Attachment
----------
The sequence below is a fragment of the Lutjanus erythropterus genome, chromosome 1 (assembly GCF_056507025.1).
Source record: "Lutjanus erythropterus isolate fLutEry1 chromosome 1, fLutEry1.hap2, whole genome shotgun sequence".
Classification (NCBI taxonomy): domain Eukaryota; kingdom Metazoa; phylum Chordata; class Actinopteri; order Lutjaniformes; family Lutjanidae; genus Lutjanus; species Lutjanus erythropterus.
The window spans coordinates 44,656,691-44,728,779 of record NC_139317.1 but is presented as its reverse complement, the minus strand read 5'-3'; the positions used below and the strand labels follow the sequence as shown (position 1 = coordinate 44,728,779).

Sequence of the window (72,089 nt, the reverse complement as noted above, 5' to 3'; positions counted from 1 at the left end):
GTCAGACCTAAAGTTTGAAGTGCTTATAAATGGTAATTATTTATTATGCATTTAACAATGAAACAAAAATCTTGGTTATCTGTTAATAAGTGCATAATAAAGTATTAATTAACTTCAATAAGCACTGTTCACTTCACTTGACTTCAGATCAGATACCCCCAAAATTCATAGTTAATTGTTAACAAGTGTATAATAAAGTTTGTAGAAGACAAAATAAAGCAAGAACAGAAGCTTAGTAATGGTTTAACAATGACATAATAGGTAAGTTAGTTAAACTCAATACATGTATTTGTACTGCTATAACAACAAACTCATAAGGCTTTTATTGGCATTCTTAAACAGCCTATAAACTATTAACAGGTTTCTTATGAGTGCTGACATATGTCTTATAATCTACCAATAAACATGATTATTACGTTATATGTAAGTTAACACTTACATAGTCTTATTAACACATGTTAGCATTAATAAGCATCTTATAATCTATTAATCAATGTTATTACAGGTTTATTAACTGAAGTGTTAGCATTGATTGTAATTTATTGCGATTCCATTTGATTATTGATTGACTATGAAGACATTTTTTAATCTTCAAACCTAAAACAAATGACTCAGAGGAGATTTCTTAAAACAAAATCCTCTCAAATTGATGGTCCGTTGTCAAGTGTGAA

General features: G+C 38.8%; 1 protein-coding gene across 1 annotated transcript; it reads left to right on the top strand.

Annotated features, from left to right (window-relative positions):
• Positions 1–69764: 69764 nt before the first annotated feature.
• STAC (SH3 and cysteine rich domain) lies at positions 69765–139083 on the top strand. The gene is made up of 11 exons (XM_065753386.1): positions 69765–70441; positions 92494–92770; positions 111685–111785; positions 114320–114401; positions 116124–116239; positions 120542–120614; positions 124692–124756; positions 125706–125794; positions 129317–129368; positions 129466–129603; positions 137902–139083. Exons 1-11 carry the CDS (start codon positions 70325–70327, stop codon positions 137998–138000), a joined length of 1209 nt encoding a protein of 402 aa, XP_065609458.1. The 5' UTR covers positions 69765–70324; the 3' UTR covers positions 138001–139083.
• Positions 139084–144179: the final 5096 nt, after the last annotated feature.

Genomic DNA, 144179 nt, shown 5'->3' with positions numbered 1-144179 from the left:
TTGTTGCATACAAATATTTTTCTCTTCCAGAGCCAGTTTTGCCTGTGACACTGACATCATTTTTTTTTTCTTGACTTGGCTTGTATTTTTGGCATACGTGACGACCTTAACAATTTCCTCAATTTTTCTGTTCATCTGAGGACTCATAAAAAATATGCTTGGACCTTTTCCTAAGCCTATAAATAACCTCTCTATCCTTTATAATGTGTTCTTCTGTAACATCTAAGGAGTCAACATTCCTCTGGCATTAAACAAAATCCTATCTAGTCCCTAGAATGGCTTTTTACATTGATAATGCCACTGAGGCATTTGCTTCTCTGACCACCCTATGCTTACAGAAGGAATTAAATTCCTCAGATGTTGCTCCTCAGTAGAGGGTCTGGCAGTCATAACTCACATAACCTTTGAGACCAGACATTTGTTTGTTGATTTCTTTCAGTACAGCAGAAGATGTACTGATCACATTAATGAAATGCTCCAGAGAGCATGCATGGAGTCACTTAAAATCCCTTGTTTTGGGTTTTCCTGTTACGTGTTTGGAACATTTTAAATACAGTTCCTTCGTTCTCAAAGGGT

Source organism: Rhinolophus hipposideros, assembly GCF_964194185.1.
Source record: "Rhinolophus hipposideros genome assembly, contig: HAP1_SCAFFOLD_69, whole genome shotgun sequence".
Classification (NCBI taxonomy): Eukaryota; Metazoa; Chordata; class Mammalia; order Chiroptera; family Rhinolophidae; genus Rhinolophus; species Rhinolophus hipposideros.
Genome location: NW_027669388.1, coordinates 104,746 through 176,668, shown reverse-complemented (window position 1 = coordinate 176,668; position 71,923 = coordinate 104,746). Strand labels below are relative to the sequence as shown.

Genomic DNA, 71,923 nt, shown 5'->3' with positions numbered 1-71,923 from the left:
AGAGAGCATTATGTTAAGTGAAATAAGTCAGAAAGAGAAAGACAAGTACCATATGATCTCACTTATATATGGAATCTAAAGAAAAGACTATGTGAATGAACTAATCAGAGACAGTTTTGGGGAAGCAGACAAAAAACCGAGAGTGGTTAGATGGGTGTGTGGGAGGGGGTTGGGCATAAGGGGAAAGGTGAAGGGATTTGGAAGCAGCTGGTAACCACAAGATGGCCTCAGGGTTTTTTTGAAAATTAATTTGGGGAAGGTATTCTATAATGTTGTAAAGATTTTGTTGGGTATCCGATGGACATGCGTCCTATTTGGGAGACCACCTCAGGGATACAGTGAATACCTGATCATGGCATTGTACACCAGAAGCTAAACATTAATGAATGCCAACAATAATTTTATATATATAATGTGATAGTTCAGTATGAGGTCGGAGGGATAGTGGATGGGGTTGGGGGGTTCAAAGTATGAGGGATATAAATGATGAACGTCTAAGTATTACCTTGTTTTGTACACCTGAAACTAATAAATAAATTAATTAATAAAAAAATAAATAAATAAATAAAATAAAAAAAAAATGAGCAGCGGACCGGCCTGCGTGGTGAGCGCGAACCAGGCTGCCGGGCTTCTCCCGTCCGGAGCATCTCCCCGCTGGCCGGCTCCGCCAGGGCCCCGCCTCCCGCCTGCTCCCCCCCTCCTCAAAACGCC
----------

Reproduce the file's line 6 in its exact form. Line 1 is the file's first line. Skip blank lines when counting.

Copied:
GTCAGACCTAAAGTTTGAAGTGCTTATAAATGGTAATTATTTATTATGCATTTAACAATGAAACAAAAATCTTGGTTATCTGTTAATAAGTGCATAATAAAGTATTAATTAACTTCAATAAGCACTGTTCACTTCACTTGACTTCAGATCAGATACCCCCAAAATTCATAGTTAATTGTTAACAAGTGTATAATAAAGTTTGTAGAAGACAAAATAAAGCAAGAACAGAAGCTTAGTAATGGTTTAACAATGACATAATAGGTAAGTTAGTTAAACTCAATACATGTATTTGTACTGCTATAACAACAAACTCATAAGGCTTTTATTGGCATTCTTAAACAGCCTATAAACTATTAACAGGTTTCTTATGAGTGCTGACATATGTCTTATAATCTACCAATAAACATGATTATTACGTTATATGTAAGTTAACACTTACATAGTCTTATTAACACATGTTAGCATTAATAAGCATCTTATAATCTATTAATCAATGTTATTACAGGTTTATTAACTGAAGTGTTAGCATTGATTGTAATTTATTGCGATTCCATTTGATTATTGATTGACTATGAAGACATTTTTTAATCTTCAAACCTAAAACAAATGACTCAGAGGAGATTTCTTAAAACAAAATCCTCTCAAATTGATGGTCCGTTGTCAAGTGTGAA